ASC-J9® suppresses prostate cancer cell proliferation and invasion via altering the ATF3-PTK2 signaling
Journal of Experimental & Clinical Cancer Research volume 40, Article number: 3 (2021)
Early studies indicated that ASC-J9®, an androgen receptor (AR) degradation enhancer, could suppress the prostate cancer (PCa) progression. Here we found ASC-J9® could also suppress the PCa progression via an AR-independent mechanism, which might involve modulating the tumor suppressor ATF3 expression.
The lentiviral system was used to modify gene expression in C4–2, CWR22Rv1 and PC-3 cells. Western blot and Immunohistochemistry were used to detect protein expression. MTT and Transwell assays were used to test the proliferation and invasion ability.
ASC-J9® can suppress PCa cell proliferation and invasion in both PCa C4–2 and CWR22Rv1 cells via altering the ATF3 expression. Further mechanistic studies reveal that ASC-J9® can increase the ATF3 expression via decreasing Glutamate-cysteine ligase catalytic (GCLC) subunit expression, which can then lead to decrease the PTK2 expression. Human clinical studies further linked the ATF3 expression to the PCa progression. Preclinical studies using in vivo mouse model also proved ASC-J9® could suppress AR-independent PCa cell invasion, which could be reversed after suppressing ATF3.
ASC-J9® can function via altering ATF3/PTK2 signaling to suppress the PCa progression in an AR-independent manner.
In the United States, prostate cancer (PCa) is the 2nd most fatal tumor in males, with an estimated 174,650 new cases and 31,620 deaths in 2019 . The current standard therapy remains the androgen deprivation therapy (ADT), which was established in 1940 . However, most PCa patients receiving the ADT relapse after 1–2 years of treatment with the development of castration-resistant PCa (CRPC) . While the recently developed antiandrogen Enzalutamide (Enz) could extend patients survival by 4.8 months , eventually it also fails with the development of antiandrogen resistance with some adverse effects [5,6,7,8,9,10].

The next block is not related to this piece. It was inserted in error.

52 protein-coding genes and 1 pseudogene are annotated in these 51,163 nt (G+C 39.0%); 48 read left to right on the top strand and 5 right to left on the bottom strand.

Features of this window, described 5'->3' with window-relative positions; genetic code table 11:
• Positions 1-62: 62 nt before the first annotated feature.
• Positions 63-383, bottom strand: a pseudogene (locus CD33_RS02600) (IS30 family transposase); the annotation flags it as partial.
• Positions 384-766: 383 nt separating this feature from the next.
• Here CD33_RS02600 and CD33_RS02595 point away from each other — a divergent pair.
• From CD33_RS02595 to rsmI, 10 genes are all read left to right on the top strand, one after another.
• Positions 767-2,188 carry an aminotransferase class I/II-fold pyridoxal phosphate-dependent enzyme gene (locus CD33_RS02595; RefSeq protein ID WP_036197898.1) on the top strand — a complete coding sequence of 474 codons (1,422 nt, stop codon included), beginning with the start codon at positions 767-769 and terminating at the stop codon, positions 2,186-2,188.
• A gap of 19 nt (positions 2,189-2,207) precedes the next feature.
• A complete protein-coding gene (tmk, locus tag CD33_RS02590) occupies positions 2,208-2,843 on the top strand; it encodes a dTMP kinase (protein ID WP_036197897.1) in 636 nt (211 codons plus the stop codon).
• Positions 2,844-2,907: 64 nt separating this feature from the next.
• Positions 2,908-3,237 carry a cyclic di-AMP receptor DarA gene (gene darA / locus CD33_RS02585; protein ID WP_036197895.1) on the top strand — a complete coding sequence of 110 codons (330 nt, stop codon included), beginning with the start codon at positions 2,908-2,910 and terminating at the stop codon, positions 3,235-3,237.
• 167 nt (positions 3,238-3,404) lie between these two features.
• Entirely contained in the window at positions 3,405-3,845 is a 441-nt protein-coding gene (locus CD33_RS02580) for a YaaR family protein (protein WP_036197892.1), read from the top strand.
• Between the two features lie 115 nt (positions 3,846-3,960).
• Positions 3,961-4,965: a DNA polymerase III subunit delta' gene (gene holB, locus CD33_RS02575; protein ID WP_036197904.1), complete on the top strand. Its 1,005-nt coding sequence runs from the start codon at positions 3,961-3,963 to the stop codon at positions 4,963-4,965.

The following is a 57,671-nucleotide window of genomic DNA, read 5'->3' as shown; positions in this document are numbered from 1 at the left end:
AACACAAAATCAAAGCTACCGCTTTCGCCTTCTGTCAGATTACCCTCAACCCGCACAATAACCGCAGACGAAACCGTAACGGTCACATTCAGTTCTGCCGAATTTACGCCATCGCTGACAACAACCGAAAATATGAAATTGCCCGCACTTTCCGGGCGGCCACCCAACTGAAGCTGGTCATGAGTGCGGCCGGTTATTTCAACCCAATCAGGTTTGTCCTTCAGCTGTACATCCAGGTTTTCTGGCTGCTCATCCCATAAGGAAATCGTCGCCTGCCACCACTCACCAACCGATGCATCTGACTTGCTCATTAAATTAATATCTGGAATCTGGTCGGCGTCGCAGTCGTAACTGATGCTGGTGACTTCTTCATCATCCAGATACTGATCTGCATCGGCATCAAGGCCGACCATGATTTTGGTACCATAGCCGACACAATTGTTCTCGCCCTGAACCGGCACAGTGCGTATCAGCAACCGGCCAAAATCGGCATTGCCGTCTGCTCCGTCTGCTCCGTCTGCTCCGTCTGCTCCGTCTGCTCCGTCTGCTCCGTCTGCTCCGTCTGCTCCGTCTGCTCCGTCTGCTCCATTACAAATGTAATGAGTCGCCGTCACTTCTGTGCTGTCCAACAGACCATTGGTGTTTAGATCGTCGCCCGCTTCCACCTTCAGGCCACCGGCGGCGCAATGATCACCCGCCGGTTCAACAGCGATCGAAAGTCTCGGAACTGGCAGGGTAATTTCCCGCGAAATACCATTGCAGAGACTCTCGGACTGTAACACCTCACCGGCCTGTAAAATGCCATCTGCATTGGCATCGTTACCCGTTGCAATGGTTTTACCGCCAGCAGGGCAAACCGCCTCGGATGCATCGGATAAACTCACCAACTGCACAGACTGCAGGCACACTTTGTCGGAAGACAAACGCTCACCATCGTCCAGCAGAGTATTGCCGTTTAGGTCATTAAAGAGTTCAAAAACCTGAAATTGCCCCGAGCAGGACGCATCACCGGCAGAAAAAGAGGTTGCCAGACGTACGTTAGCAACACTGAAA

Recent studies indicated several small molecules might be able to target the androgen receptor (AR) to suppress the PCa progression, unlike the current antiandrogens that suppress androgens from binding to the AR [11,12,13,14,15,16,17]. Among these small anti-AR molecules, the ASC-J9® was the first identified AR degradation enhancer that could degrade AR protein to suppress PCa cell proliferation and invasion [6, 16,17,18,19,20,21]. Since ASC-J9® can suppress PCa cell invasion, which contrasts with the current antiandrogens Casodex or Enz that increase the PCa cell invasion in multiple PCa cells [9, 22,23,24,25], it will be interesting to see if ASC-J9® can also function via a non-AR mechanism to suppress the PCa cell invasion.
Here we found ASC-J9®, and not the Enz or AR-shRNA, might function via increasing the expression of Activating Transcription Factor 3 (ATF3) to suppress the PCa cell proliferation and invasion. As a transcription factor, ATF3 belongs to the CREB family , may play important roles in inflammation , and can also function as a tumor suppressor via altering cellular stress in multiple tumors [28, 29]. For example, ATF3 can suppress bladder cancer and esophageal cancer growth and invasion [29, 30]. As downstream of reactive oxygen species (ROS), ATF3 can also mediate ROS-induced cell apoptosis in human colorectal cancer cells and lung cancer [31,32,33]. Although most studies indicated ATF3 could inhibit cancer cell growth via increasing apoptosis in multiple cancers, other groups found that ATF3 may increase cancer cell proliferation [34,35,36,37,38]. These contrasting results suggest that further studies may be needed to demonstrate its impact on the PCa progression. We also identified a non-AR pathway mediated by ASC-J9® and investigated the mechanism of function by in vivo and in vitro assays.
Materials and methods
PCa cells C4–2, CWR22Rv1, and PC3 were cultured in RMPI 1640 media containing 10% fetal bovine serum, 2 mM L-glutamine, 100 μg/ml streptomycin, and 100 units/ml penicillin. HEK293T cell line was cultured in DMEM media containing 10% fetal bovine serum, 2 mM L-glutamine, 100 μg/ml streptomycin, and 100 units/ml penicillin. All cell lines were purchased from the American Type Culture Collection (ATCC, Manassas, VA, USA) and tested to be bacteria and mycoplasma free according to the relevant instructions and cultured in humidified 5% carbon-dioxide cell incubator.